President Rawlings is never quite in his element when these people are not around. That is why you see the sanitized side of the former President at formal functions where demands of protocol impose the need for him to act in a dignified manner.
The geographical constituency is the area the candidate originates or comes from.
It is quite difficult to access the political constituency of Professor Atta-Mills. He lost all the Southern and Akan dominated areas in the 2000 elections. While President Kufuor won in the Akan dominated areas he lost in the three northern regions even though his vice-presidential candidate hails from the north.
The decision by both sides to opt for northern Muslims does not come as a surprise to most political commentators and students of contemporary Ghanaian politics.
It has always been the tradition of most of the major parties to pick a vice presidential candidate from the northern parts of Ghana especially if the Presidential candidate is Akan. This candidate must either be a northerner or a northern Muslim and for years this has been the status quo.
While the practice has over the years been derided as a political stunt by the major political parties to win over the northern vote many have also argued that it has also become a quintessential tool for the achievement of national cohesion and unity.
The list of people who have always been penciled in for the Vice Presidential slot predating 1992 and after have in most cases fit the above criterion. The only exception was in 1992 and 1996 when the NDC fielded two southern-based candidates on the Presidential ticket in the persons of Kow Nkensen Arkaah and John Evans Atta-Mills. The NPP however chose a northern Muslim to partner Professor Albert Adu Boahen in the 1992 elections and lost as the book “The Stolen Verdict” avers.
There are those who strongly believe the NDC lost the 2000 elections because they fielded a northerner and not a northern Muslim.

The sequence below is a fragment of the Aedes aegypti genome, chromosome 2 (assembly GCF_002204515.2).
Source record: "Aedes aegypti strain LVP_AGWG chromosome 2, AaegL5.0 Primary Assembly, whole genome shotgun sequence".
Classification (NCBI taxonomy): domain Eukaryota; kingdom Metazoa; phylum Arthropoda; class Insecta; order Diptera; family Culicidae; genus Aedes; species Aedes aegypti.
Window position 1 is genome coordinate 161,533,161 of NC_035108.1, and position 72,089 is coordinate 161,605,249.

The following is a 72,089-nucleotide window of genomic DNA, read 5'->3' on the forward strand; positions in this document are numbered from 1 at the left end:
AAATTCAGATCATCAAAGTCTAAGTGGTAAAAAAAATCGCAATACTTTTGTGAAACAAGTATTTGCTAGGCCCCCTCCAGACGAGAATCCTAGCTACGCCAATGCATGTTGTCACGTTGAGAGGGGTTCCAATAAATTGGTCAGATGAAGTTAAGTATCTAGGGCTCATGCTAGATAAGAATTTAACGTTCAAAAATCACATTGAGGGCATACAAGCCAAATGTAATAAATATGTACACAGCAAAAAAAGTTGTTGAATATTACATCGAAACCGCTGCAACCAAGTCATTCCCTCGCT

Mr. Martin Amidu is a Christian from the north. In the thinking of these pundits the decision to pair two Christians in a national election placed the NDC in a comparative disadvantage juxtaposed against the Christian/Muslim ticket of the NPP.
In a move to perhaps undo the mistakes of four years, the NDC flag bearer picked a northern Muslim, Alhaji Mohammed Mumuni over a northern Christian John Mahama who was the obvious front runner in the race.
By choosing to retain Vice President Aliu Mahama on the ticket for the “04 election, President Kufuor has re-enkindled a tradition of the NPP, which failed to guarantee an electoral victory in 1992 but later earned dividends eight years later in the 2000 elections.
For those in the NPP who had supported a change on the ticket, President Kufuor would argue that his ticket is a winning ticket and like they say “don't change a winning team midstream.” The NDC has picked a dream ticket and if my opinion matters I make bold to say it is the team to beat-not in substance but in form. By all intents and purposes it appears both parties have done their home work well and the rest would be determined by the thump of 10 million eligible voters. Let your vote count. More Anon. By Paa Kwesi Plange For Gye Nyame Concord and paakwesiplange.com Views expressed by the author(s) do not necessarily reflect those of GhanaHomePage.